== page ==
Watch the bond market for a "sell-out" signal

Watch the bond market for a “sell-out” signal


There is always a collective groan in the classroom when the teacher changes the lesson to a topic that no student likes. In that sense, I’m sorry, but today I need to talk about the bond market. It’s been absolutely horrible this year. Let’s take a look at the 12-month Treasury and the excellent FRED database from the St. Louis Fed. The one-year chart is more revealing.

A year ago, the 12-month Treasury yield was 0.07%. Yesterday, since FRED data is based on end-of-day closings, that return was 3.92%. This morning the 1-year UST yield is trading at 3.96%. Extraordinary things.

That is the world we live in. Interest rates have gone from zero to sixty in the US faster than Joe Biden pretending to drive an electric car at the Detroit Auto Show, like he did yesterday. But it is Biden’s clueless cohorts at the Treasury and Federal Reserve that have caused this rise in interest rates. “Inflation is temporary” was possibly the dumbest sentence ever uttered in Washington, a city known for its goofy expressions.

The “floor” of interest rates has risen, and that makes any purchase that requires financing -cars, houses, etc.- marginally more expensive. In the US economy, we see less being sold. Final point. According to TD Economics:

For the first eight months of the year, sales (U.S. light vehicles) totaled 9.0 million units, down 15.3% from the 2021 year-to-date measure.

Oh. That’s a recessive contraction. That’s where the American economy is at these days. A recession with high inflation rates. Stagflation. That’s bad for stocks, especially those that are perceived as growth names, especially Big Tech.

It’s not too late to get rid of them. The joy I feel in seeing shares of Meta Platforms (META) drop as low as $150 in today’s trading (although they have rallied a bit) and seeing those shares fall to five-year lows is boundless. It couldn’t happen to a nicer guy than Zuckerberg. Plus, being forced to sit by while a clueless commentator on financial TV snorted stocks while wearing a pair of Oculus VR headsets this summer makes it all the more enjoyable.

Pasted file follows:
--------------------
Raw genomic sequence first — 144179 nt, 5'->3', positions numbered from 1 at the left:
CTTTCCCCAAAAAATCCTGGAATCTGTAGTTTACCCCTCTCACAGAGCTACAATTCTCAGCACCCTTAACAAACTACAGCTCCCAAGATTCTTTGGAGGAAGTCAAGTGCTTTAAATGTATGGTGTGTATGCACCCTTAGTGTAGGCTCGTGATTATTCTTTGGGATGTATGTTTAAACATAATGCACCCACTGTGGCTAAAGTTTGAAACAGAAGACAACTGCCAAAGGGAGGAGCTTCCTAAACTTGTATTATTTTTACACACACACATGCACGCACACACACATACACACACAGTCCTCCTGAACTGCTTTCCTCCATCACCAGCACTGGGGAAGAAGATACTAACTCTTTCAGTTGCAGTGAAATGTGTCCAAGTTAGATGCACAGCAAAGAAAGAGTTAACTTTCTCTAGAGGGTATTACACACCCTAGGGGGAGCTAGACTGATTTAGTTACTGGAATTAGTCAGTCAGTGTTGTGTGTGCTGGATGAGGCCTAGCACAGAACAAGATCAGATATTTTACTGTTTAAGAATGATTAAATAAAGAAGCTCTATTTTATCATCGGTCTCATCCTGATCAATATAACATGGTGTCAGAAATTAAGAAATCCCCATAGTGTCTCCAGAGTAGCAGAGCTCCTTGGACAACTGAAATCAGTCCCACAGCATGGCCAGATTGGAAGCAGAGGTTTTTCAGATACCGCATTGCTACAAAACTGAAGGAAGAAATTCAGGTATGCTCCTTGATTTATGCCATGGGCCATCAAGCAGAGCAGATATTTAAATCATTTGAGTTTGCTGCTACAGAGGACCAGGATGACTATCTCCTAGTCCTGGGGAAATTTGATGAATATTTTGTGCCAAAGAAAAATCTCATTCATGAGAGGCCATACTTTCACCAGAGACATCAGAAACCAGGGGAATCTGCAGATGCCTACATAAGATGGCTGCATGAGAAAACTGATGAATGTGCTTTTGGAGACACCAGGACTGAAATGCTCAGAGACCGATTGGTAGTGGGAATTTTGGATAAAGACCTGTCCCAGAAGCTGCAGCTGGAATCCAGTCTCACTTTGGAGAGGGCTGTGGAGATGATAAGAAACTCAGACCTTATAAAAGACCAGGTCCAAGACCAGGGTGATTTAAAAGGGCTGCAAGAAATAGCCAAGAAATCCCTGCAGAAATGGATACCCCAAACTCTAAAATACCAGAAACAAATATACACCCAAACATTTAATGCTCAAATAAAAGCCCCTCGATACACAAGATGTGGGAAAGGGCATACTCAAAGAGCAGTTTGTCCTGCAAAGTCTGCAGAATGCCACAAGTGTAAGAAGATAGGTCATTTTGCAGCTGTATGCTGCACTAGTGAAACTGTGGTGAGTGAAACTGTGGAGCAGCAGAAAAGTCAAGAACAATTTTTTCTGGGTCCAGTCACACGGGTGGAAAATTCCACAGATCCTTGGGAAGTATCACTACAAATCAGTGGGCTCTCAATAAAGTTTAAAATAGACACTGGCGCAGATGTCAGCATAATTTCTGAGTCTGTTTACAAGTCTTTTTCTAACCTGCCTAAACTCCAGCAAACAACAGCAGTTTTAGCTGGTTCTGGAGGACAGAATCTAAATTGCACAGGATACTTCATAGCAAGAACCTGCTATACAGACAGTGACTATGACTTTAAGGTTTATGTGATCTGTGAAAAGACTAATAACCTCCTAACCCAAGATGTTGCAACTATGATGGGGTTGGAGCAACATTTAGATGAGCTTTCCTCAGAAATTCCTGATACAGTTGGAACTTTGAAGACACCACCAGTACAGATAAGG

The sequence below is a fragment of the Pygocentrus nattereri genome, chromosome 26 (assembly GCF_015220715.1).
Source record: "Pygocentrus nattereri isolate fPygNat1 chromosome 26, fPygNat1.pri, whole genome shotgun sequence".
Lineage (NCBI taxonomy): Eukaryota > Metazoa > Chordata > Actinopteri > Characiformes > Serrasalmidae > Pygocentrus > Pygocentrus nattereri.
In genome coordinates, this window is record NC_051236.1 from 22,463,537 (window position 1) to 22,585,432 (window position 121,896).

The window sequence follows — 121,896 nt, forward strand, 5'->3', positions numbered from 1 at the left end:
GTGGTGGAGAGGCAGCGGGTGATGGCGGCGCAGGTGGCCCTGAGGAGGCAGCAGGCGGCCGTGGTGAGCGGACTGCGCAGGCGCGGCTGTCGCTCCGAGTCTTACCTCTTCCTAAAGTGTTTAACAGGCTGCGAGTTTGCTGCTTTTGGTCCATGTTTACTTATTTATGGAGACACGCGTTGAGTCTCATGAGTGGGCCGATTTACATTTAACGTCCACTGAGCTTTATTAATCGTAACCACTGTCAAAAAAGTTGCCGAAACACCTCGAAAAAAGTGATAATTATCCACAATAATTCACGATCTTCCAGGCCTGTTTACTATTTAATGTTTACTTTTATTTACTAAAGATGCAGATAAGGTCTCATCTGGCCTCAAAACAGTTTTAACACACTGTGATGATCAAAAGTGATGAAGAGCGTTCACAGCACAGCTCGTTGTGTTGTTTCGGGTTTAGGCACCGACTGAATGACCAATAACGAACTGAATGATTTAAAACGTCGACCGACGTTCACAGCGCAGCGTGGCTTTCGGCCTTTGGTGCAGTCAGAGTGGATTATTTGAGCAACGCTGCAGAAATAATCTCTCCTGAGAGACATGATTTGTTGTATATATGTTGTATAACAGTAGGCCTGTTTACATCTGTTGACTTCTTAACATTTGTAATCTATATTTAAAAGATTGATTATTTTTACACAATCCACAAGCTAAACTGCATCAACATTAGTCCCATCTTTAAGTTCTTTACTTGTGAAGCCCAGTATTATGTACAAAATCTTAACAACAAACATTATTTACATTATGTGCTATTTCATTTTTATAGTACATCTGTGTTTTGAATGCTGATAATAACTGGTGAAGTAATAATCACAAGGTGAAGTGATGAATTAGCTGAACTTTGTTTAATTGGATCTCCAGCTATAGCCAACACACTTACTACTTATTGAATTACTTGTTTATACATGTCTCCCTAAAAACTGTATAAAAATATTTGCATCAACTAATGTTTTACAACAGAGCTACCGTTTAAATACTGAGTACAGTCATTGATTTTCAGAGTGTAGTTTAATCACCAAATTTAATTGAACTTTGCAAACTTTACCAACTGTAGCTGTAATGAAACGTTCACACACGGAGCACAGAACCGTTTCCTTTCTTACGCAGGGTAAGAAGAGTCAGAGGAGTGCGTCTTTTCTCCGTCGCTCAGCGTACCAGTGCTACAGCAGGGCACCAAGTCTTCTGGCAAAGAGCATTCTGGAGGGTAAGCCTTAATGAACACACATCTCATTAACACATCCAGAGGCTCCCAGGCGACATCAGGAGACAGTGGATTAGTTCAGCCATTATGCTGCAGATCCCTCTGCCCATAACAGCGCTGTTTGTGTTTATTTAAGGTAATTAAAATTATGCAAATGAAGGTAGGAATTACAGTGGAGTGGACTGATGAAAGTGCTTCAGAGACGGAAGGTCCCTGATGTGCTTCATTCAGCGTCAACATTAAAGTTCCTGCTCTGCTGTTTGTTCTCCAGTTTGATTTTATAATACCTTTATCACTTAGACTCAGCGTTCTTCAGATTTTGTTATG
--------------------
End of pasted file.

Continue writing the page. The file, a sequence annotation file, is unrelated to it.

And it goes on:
But how do you preserve your capital? Well, I submitted one of my many model portfolios to attack stagflation. PREFS has fallen 2.97% since its inception, and the 6.63% annualized return on that portfolio (before investment) easily covers that gap. That spreadsheet is free for everyone because it doesn’t include rollover trades, which I post behind the paywall on my site, Honestly, the only emotion you’ll see from the 10 fixed income names on PREFS is… a lack of emotion. That’s it exactly what you want when building a portfolio with the goal of preserving capital.

I’ll go to one more graph from the FRED database. As I always tell my clients, it is not the absolute level of rates, even though they are now incredibly contractive, that needs to be focused on, but spreads. High yield spreads, as measured by the BoFA, have actually narrowed a bit and stood at 4.74% yesterday, having jumped to 5.8% in June.

It’s not Katie-bar-the-door in corporate fixed income markets. There is still money to be made, cautiously and through exposure to companies that are generating significant free cash flow, most of which are in the energy sector.

The teacher will end the class now. It’s not 2008, but growth stocks will continue to take a beating whenever there is new data (like Tuesday’s CPI) that shows the inflation juggernaut hasn’t been tamed by the undynamic duo of Feckless Yellen and National Shame Powell. So bonds and preferreds remain attractive, on a relative basis, but keep an eye on the bond market for a “sell-out” signal. the stock market is forever the last to know. It was 2008… and no one wants to get a failing grade on their retirement savings.

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